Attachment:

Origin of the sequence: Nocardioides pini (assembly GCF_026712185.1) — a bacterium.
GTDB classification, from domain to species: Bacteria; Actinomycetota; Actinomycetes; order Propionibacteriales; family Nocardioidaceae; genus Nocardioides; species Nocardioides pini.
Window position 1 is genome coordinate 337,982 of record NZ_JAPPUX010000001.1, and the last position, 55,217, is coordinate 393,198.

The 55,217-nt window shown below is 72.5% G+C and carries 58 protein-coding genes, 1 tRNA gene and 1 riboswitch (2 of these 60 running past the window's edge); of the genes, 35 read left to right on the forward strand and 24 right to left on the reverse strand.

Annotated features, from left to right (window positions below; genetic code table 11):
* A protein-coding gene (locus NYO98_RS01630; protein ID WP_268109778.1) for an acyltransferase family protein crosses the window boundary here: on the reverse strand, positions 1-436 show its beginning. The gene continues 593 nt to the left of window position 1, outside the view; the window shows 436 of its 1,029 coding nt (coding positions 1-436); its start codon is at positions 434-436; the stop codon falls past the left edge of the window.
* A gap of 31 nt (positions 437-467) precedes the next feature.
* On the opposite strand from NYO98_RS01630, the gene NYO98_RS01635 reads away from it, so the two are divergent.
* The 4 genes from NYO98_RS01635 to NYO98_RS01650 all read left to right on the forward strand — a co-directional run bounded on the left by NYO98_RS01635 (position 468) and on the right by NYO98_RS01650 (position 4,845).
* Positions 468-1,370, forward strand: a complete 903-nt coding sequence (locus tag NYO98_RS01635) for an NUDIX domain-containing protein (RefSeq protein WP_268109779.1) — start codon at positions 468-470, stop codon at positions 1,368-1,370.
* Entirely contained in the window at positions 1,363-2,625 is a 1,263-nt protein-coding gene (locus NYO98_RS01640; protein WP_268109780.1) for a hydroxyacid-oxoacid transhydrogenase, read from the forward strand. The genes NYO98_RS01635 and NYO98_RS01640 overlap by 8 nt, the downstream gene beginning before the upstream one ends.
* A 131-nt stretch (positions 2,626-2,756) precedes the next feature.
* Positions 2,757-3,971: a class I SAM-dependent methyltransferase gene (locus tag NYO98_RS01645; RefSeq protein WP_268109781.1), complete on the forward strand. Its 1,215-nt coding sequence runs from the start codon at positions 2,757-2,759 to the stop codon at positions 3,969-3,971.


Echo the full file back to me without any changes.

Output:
Origin of the sequence: Nocardioides pini (assembly GCF_026712185.1) — a bacterium.
GTDB classification, from domain to species: Bacteria; Actinomycetota; Actinomycetes; order Propionibacteriales; family Nocardioidaceae; genus Nocardioides; species Nocardioides pini.
Window position 1 is genome coordinate 337,982 of record NZ_JAPPUX010000001.1, and the last position, 55,217, is coordinate 393,198.

The 55,217-nt window shown below is 72.5% G+C and carries 58 protein-coding genes, 1 tRNA gene and 1 riboswitch (2 of these 60 running past the window's edge); of the genes, 35 read left to right on the forward strand and 24 right to left on the reverse strand.

Annotated features, from left to right (window positions below; genetic code table 11):
* A protein-coding gene (locus NYO98_RS01630; protein ID WP_268109778.1) for an acyltransferase family protein crosses the window boundary here: on the reverse strand, positions 1-436 show its beginning. The gene continues 593 nt to the left of window position 1, outside the view; the window shows 436 of its 1,029 coding nt (coding positions 1-436); its start codon is at positions 434-436; the stop codon falls past the left edge of the window.
* A gap of 31 nt (positions 437-467) precedes the next feature.
* On the opposite strand from NYO98_RS01630, the gene NYO98_RS01635 reads away from it, so the two are divergent.
* The 4 genes from NYO98_RS01635 to NYO98_RS01650 all read left to right on the forward strand — a co-directional run bounded on the left by NYO98_RS01635 (position 468) and on the right by NYO98_RS01650 (position 4,845).
* Positions 468-1,370, forward strand: a complete 903-nt coding sequence (locus tag NYO98_RS01635) for an NUDIX domain-containing protein (RefSeq protein WP_268109779.1) — start codon at positions 468-470, stop codon at positions 1,368-1,370.
* Entirely contained in the window at positions 1,363-2,625 is a 1,263-nt protein-coding gene (locus NYO98_RS01640; protein WP_268109780.1) for a hydroxyacid-oxoacid transhydrogenase, read from the forward strand. The genes NYO98_RS01635 and NYO98_RS01640 overlap by 8 nt, the downstream gene beginning before the upstream one ends.
* A 131-nt stretch (positions 2,626-2,756) precedes the next feature.
* Positions 2,757-3,971: a class I SAM-dependent methyltransferase gene (locus tag NYO98_RS01645; RefSeq protein WP_268109781.1), complete on the forward strand. Its 1,215-nt coding sequence runs from the start codon at positions 2,757-2,759 to the stop codon at positions 3,969-3,971.